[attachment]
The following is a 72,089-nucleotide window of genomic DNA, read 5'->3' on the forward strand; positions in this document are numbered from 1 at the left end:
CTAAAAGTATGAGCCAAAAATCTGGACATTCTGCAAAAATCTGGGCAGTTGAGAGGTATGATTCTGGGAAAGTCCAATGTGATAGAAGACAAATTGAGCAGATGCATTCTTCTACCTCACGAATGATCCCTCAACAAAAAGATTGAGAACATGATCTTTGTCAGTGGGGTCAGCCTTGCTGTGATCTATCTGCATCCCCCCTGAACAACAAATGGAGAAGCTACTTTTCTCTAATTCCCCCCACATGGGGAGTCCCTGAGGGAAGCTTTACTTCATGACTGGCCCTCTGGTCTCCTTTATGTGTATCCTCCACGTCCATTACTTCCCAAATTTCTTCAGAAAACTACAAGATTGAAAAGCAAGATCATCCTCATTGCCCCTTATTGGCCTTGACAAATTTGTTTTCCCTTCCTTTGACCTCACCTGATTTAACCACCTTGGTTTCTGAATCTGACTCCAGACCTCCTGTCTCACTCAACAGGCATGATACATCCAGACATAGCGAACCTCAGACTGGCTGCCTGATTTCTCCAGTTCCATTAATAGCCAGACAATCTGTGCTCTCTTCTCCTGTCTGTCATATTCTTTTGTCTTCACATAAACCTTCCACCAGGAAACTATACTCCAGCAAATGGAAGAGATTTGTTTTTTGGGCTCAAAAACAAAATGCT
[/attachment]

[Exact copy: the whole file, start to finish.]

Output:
The following is a 72,089-nucleotide window of genomic DNA, read 5'->3' on the forward strand; positions in this document are numbered from 1 at the left end:
CTAAAAGTATGAGCCAAAAATCTGGACATTCTGCAAAAATCTGGGCAGTTGAGAGGTATGATTCTGGGAAAGTCCAATGTGATAGAAGACAAATTGAGCAGATGCATTCTTCTACCTCACGAATGATCCCTCAACAAAAAGATTGAGAACATGATCTTTGTCAGTGGGGTCAGCCTTGCTGTGATCTATCTGCATCCCCCCTGAACAACAAATGGAGAAGCTACTTTTCTCTAATTCCCCCCACATGGGGAGTCCCTGAGGGAAGCTTTACTTCATGACTGGCCCTCTGGTCTCCTTTATGTGTATCCTCCACGTCCATTACTTCCCAAATTTCTTCAGAAAACTACAAGATTGAAAAGCAAGATCATCCTCATTGCCCCTTATTGGCCTTGACAAATTTGTTTTCCCTTCCTTTGACCTCACCTGATTTAACCACCTTGGTTTCTGAATCTGACTCCAGACCTCCTGTCTCACTCAACAGGCATGATACATCCAGACATAGCGAACCTCAGACTGGCTGCCTGATTTCTCCAGTTCCATTAATAGCCAGACAATCTGTGCTCTCTTCTCCTGTCTGTCATATTCTTTTGTCTTCACATAAACCTTCCACCAGGAAACTATACTCCAGCAAATGGAAGAGATTTGTTTTTTGGGCTCAAAAACAAAATGCT